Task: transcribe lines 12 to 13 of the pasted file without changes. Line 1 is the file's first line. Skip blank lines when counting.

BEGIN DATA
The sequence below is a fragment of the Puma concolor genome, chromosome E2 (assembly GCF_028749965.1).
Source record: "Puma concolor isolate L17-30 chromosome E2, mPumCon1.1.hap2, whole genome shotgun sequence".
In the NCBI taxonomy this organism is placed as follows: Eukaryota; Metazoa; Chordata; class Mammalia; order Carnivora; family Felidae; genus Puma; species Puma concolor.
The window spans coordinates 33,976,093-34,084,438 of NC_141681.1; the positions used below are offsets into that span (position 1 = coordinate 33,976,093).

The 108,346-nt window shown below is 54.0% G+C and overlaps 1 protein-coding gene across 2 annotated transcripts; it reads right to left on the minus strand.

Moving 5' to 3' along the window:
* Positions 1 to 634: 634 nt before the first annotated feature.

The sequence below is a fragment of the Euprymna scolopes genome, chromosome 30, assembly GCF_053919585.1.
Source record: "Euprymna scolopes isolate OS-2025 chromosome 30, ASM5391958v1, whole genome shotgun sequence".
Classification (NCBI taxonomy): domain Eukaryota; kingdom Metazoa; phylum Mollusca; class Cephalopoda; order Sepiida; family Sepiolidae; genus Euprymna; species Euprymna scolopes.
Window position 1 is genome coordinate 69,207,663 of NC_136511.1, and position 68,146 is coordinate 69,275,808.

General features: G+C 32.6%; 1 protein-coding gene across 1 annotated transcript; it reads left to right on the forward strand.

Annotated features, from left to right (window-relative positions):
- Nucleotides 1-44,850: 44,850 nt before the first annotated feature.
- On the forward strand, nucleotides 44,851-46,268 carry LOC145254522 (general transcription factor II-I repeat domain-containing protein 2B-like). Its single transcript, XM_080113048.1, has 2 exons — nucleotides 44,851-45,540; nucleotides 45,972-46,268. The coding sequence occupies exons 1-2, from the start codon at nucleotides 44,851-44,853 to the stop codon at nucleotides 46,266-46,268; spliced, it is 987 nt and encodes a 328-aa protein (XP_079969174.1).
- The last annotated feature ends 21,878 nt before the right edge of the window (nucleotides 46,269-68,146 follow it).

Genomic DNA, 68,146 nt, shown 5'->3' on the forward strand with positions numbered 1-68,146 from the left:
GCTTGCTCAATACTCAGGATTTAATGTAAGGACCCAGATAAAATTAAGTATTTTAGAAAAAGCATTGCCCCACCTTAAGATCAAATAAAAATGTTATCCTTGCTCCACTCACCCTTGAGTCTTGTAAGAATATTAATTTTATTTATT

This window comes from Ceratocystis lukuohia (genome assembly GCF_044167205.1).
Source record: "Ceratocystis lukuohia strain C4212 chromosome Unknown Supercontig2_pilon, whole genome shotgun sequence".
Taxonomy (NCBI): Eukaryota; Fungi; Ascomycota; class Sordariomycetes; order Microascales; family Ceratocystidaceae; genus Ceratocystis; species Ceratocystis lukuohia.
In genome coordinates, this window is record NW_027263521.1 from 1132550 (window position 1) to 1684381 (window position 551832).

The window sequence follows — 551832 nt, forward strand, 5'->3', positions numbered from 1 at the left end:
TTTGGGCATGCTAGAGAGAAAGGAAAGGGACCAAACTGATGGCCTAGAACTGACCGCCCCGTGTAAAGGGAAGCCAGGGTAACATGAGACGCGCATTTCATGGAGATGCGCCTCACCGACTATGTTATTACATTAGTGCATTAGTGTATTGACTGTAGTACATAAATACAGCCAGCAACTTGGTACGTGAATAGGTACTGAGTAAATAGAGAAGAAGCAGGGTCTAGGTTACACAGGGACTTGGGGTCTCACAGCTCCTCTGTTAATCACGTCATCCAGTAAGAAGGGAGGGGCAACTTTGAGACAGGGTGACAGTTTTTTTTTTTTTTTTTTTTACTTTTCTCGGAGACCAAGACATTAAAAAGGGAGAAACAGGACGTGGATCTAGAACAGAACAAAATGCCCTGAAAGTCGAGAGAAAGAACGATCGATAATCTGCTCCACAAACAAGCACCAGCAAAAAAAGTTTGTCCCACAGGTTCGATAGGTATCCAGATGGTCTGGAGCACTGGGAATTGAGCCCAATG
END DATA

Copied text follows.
General features: G+C 32.6%; 1 protein-coding gene across 1 annotated transcript; it reads left to right on the forward strand.

Annotated features, from left to right (window-relative positions):